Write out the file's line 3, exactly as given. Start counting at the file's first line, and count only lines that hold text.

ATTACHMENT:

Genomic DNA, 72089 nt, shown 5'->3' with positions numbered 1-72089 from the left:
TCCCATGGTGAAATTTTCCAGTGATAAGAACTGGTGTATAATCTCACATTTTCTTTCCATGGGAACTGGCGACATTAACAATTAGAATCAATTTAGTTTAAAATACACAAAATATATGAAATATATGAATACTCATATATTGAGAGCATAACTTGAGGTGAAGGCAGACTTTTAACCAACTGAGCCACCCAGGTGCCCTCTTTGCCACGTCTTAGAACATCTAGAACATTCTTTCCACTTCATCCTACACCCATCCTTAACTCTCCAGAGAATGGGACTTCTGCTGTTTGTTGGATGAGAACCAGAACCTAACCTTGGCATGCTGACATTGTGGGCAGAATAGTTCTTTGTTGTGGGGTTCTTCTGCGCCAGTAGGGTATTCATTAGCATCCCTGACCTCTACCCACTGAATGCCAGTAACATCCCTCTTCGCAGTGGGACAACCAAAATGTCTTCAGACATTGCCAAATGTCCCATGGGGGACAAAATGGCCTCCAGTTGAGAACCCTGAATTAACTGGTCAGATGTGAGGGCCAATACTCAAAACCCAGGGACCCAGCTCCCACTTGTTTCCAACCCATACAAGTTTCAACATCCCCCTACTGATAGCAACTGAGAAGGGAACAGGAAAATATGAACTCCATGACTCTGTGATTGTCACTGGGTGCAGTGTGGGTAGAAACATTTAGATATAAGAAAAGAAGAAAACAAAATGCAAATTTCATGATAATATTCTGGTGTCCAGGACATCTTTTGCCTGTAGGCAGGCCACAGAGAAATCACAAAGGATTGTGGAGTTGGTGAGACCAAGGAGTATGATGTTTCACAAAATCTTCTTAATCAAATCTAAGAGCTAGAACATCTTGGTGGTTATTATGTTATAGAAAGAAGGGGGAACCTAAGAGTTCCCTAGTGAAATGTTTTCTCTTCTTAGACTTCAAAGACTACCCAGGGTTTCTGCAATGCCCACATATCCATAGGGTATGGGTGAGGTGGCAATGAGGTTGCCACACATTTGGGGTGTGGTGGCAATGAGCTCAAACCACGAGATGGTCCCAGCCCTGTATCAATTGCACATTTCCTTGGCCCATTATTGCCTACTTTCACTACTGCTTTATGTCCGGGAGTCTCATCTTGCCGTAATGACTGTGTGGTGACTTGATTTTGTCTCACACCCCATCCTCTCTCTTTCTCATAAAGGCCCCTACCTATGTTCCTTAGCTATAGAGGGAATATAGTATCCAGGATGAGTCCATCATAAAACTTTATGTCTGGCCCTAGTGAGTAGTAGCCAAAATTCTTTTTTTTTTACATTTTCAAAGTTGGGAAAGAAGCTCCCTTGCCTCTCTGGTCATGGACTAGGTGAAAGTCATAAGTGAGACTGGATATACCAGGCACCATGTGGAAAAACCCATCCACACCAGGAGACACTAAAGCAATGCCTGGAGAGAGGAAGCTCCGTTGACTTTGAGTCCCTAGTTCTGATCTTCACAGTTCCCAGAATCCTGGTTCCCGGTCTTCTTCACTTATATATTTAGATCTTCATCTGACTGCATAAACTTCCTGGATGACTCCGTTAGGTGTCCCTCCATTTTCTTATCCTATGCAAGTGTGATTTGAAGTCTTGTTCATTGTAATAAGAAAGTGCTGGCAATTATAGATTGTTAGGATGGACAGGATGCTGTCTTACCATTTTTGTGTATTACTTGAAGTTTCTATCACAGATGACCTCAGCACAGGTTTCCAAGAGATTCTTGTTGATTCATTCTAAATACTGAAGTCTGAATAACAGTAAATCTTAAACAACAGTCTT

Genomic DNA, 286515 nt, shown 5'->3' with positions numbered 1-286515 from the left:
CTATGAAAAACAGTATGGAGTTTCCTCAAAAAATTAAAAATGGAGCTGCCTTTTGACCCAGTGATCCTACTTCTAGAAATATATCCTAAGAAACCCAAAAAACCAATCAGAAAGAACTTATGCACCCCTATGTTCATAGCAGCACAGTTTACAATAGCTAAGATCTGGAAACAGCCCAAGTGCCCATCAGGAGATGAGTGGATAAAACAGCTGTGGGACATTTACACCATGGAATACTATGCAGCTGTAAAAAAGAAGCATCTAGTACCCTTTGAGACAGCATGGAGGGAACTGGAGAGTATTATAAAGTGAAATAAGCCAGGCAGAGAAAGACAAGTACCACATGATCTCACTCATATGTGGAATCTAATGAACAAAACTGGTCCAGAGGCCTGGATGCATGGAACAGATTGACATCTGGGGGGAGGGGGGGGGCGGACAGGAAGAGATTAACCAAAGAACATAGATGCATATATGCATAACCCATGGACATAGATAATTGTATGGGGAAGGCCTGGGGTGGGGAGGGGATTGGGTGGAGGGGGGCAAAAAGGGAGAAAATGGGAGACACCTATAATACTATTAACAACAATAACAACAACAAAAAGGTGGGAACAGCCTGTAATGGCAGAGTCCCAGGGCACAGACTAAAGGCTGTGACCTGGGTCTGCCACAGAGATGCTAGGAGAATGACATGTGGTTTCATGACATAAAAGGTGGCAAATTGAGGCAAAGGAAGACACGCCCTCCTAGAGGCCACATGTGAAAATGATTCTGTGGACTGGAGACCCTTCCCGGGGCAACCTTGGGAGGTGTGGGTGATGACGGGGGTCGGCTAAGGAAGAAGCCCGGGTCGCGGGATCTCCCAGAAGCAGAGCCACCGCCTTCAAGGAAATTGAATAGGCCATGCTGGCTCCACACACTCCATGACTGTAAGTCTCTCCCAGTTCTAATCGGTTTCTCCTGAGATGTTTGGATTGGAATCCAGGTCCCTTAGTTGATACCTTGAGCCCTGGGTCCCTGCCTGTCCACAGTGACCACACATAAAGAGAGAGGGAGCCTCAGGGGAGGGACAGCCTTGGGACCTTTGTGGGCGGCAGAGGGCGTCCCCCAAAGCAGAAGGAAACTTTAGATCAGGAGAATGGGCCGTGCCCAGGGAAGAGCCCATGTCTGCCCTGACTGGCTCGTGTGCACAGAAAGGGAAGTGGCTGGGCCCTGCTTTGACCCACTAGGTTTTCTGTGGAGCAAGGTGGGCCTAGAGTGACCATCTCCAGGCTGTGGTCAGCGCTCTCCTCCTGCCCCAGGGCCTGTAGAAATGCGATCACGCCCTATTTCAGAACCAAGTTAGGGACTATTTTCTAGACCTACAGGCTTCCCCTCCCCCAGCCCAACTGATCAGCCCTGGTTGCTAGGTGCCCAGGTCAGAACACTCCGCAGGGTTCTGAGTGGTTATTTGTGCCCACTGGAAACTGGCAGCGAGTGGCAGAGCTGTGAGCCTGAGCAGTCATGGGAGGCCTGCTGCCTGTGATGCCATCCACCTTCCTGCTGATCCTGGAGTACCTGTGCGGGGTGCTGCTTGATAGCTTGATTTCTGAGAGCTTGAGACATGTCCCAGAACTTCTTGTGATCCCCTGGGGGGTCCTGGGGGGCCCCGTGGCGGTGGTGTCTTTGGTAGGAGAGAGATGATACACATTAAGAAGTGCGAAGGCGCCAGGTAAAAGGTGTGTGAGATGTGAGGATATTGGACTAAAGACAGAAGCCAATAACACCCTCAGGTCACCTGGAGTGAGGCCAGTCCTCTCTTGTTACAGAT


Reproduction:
Genomic DNA, 286515 nt, shown 5'->3' with positions numbered 1-286515 from the left: